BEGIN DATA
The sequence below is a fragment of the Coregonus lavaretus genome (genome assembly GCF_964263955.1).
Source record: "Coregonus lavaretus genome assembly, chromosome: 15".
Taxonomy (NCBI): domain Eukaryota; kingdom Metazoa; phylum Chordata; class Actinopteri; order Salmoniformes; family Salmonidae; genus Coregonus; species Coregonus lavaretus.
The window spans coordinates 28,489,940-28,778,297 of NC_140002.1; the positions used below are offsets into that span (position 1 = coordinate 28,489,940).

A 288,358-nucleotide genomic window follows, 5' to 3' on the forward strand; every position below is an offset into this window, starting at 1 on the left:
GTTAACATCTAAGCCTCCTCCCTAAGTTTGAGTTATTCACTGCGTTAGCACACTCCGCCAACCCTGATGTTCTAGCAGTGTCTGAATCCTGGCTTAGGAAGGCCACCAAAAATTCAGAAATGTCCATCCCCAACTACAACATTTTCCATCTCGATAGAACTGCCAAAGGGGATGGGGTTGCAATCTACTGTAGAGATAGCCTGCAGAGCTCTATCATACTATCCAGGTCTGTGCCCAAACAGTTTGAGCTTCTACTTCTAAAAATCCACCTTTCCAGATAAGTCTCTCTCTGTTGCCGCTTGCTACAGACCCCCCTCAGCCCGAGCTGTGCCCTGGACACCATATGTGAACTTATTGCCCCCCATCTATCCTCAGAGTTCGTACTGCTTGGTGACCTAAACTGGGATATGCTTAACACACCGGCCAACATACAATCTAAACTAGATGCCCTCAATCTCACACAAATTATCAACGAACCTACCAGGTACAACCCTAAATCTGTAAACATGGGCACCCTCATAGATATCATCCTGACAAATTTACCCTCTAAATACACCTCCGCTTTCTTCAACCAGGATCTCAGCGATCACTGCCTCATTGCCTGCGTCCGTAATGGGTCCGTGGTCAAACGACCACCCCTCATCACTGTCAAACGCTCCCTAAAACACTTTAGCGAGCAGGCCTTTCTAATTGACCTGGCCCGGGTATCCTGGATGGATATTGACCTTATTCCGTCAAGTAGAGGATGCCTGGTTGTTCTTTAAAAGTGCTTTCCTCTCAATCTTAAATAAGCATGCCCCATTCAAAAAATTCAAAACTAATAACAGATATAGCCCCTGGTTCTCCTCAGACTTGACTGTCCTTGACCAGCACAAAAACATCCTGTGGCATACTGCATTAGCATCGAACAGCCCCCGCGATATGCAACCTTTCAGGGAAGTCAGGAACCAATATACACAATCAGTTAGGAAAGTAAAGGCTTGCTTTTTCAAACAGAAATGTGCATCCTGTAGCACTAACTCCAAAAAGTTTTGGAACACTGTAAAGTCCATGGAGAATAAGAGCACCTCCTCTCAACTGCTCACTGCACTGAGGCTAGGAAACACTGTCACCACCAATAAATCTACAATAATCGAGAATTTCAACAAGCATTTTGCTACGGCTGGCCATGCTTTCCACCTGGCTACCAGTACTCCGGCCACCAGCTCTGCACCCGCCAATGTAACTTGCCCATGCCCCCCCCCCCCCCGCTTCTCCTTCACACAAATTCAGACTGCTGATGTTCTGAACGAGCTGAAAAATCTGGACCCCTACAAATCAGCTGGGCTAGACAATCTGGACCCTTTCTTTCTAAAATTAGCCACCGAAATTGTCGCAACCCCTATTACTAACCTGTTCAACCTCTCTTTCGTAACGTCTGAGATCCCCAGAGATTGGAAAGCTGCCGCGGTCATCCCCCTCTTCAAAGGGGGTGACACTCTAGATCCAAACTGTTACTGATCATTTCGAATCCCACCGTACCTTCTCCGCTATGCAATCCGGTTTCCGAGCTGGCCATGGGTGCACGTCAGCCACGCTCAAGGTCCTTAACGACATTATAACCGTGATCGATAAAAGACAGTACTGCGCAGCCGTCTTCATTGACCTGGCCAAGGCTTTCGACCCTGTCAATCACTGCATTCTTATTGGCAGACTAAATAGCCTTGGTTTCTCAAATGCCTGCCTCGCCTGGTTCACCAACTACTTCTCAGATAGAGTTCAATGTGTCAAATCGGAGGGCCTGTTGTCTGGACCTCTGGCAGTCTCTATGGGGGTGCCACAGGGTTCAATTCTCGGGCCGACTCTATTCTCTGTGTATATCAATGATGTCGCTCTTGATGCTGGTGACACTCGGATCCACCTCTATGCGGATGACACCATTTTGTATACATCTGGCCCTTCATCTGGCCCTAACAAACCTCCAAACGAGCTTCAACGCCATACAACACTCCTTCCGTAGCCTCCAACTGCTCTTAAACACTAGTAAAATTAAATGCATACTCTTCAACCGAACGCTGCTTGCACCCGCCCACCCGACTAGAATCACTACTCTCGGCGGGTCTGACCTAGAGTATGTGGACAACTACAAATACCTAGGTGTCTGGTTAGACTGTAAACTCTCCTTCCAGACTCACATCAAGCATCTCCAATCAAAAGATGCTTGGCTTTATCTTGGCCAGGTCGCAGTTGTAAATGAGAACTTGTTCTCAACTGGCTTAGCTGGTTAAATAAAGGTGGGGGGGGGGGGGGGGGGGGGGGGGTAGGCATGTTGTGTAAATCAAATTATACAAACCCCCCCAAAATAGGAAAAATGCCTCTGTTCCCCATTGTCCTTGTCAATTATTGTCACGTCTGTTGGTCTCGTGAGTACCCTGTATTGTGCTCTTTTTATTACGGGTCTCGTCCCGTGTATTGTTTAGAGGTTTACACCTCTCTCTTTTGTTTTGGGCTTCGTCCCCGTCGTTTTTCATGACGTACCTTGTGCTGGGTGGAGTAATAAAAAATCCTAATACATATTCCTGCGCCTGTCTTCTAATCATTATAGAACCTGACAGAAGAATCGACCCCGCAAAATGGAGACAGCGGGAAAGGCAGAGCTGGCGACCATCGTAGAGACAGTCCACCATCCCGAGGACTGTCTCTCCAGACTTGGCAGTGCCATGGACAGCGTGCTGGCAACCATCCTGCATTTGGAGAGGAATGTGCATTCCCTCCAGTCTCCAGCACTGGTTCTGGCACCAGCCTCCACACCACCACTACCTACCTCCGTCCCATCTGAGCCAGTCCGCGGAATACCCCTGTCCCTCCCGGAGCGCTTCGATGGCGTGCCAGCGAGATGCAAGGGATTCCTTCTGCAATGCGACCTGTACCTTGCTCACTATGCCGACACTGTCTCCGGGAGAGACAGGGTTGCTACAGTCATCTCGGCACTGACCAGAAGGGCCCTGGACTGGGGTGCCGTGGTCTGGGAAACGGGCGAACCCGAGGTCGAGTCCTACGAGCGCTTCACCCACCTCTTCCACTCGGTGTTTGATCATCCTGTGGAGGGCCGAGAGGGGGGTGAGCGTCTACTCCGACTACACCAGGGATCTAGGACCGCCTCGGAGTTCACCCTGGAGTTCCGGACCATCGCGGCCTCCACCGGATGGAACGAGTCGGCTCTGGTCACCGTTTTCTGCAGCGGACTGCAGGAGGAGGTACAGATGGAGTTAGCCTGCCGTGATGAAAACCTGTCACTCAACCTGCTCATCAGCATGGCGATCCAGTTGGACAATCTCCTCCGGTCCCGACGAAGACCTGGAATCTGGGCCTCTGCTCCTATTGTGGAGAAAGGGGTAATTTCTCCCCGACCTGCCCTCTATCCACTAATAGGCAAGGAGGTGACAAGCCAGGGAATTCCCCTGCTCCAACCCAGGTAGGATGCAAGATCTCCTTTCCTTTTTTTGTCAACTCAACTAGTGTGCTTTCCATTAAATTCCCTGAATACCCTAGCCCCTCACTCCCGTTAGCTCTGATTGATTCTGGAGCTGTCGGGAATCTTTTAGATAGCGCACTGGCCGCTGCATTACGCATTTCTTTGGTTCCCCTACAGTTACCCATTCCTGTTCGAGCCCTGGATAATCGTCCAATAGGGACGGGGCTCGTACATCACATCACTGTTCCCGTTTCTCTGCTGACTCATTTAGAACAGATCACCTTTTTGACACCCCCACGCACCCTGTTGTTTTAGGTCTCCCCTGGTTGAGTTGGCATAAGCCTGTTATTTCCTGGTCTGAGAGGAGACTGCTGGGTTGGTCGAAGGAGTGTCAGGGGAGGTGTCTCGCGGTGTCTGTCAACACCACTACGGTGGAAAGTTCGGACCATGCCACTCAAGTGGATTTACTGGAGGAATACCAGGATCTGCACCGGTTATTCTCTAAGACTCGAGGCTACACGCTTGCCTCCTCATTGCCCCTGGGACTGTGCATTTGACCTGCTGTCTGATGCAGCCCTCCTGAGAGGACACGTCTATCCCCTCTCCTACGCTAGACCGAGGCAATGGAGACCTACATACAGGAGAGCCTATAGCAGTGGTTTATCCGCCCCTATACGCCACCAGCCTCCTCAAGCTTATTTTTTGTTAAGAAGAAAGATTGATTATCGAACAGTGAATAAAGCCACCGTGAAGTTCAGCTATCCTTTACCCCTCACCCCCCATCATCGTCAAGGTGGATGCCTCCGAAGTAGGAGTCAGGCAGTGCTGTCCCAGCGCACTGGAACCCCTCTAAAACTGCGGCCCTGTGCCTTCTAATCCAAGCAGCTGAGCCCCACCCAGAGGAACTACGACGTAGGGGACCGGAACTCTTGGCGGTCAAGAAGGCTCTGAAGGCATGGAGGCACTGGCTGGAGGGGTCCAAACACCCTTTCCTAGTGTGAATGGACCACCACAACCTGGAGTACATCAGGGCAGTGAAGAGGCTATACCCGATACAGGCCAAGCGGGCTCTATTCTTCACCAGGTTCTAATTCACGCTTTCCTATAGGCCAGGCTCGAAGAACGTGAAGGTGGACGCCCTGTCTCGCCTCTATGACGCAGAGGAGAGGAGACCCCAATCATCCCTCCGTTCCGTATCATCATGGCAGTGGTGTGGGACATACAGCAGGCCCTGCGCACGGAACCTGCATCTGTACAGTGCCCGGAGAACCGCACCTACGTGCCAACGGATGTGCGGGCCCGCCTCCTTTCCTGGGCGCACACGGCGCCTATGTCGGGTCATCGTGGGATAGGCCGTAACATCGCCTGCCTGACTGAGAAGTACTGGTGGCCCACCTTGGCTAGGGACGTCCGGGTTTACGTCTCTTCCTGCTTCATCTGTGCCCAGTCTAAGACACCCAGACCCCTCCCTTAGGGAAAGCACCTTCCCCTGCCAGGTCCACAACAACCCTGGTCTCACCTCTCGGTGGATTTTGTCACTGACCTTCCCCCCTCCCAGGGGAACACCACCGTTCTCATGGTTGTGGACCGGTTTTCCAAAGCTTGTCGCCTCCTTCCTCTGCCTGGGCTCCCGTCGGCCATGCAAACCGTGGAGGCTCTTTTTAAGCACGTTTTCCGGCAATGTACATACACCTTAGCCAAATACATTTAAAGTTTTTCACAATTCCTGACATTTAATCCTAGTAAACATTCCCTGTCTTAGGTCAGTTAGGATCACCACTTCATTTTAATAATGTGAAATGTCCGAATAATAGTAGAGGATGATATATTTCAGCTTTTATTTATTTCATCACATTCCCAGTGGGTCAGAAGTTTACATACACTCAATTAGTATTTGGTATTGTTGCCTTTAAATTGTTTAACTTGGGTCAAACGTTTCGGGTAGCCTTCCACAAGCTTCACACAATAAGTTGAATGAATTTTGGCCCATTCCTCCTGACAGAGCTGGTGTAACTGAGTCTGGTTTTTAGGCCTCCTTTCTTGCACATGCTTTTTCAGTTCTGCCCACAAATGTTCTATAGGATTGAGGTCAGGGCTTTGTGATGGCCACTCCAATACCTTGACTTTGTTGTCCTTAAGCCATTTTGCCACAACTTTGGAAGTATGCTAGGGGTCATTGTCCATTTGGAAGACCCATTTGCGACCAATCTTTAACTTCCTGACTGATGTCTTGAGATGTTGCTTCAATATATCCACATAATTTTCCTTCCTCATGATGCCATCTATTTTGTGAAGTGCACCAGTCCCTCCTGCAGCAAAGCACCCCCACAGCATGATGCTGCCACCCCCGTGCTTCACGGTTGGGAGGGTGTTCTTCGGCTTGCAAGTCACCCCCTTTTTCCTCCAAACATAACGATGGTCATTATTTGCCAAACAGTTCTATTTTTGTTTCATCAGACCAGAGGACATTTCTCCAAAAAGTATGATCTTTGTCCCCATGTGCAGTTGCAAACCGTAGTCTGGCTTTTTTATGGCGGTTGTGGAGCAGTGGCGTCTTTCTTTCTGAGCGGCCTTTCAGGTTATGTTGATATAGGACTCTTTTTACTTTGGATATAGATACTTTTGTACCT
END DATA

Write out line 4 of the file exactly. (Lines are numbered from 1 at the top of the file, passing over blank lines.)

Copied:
The window spans coordinates 28,489,940-28,778,297 of NC_140002.1; the positions used below are offsets into that span (position 1 = coordinate 28,489,940).